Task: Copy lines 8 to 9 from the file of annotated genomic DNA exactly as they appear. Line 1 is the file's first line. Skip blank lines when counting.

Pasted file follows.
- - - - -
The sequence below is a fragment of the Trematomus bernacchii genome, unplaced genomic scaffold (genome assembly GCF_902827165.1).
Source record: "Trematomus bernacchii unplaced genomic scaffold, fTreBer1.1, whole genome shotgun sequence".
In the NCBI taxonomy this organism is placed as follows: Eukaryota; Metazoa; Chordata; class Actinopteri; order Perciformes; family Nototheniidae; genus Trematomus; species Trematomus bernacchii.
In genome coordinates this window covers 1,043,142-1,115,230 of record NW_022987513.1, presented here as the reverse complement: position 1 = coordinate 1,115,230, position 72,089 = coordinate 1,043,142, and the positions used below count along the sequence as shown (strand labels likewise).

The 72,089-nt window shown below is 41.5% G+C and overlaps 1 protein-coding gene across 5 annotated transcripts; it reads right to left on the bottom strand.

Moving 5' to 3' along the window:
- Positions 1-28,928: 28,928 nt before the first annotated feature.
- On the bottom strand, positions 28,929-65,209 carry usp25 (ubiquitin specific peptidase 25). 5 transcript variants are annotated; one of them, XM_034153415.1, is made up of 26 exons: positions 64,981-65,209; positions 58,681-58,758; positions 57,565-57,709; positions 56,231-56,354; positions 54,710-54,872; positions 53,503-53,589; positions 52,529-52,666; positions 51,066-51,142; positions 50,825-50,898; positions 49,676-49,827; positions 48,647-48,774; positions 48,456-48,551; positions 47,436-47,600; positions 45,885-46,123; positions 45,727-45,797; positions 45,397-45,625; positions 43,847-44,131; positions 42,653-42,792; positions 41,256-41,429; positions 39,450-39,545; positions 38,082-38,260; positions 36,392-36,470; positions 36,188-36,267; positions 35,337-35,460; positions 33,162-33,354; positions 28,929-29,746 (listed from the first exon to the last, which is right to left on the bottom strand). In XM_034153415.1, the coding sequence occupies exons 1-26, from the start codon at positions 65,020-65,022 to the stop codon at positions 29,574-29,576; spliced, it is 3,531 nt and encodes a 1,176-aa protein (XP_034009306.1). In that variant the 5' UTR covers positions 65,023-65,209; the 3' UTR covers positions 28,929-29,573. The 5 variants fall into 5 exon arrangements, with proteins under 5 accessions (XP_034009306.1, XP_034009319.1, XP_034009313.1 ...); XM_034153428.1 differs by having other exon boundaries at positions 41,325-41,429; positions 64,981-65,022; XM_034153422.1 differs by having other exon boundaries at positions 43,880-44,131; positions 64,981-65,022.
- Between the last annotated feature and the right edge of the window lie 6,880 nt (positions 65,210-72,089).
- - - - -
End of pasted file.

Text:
- On the bottom strand, positions 28,929-65,209 carry usp25 (ubiquitin specific peptidase 25). 5 transcript variants are annotated; one of them, XM_034153415.1, is made up of 26 exons: positions 64,981-65,209; positions 58,681-58,758; positions 57,565-57,709; positions 56,231-56,354; positions 54,710-54,872; positions 53,503-53,589; positions 52,529-52,666; positions 51,066-51,142; positions 50,825-50,898; positions 49,676-49,827; positions 48,647-48,774; positions 48,456-48,551; positions 47,436-47,600; positions 45,885-46,123; positions 45,727-45,797; positions 45,397-45,625; positions 43,847-44,131; positions 42,653-42,792; positions 41,256-41,429; positions 39,450-39,545; positions 38,082-38,260; positions 36,392-36,470; positions 36,188-36,267; positions 35,337-35,460; positions 33,162-33,354; positions 28,929-29,746 (listed from the first exon to the last, which is right to left on the bottom strand). In XM_034153415.1, the coding sequence occupies exons 1-26, from the start codon at positions 65,020-65,022 to the stop codon at positions 29,574-29,576; spliced, it is 3,531 nt and encodes a 1,176-aa protein (XP_034009306.1). In that variant the 5' UTR covers positions 65,023-65,209; the 3' UTR covers positions 28,929-29,573. The 5 variants fall into 5 exon arrangements, with proteins under 5 accessions (XP_034009306.1, XP_034009319.1, XP_034009313.1 ...); XM_034153428.1 differs by having other exon boundaries at positions 41,325-41,429; positions 64,981-65,022; XM_034153422.1 differs by having other exon boundaries at positions 43,880-44,131; positions 64,981-65,022.
- Between the last annotated feature and the right edge of the window lie 6,880 nt (positions 65,210-72,089).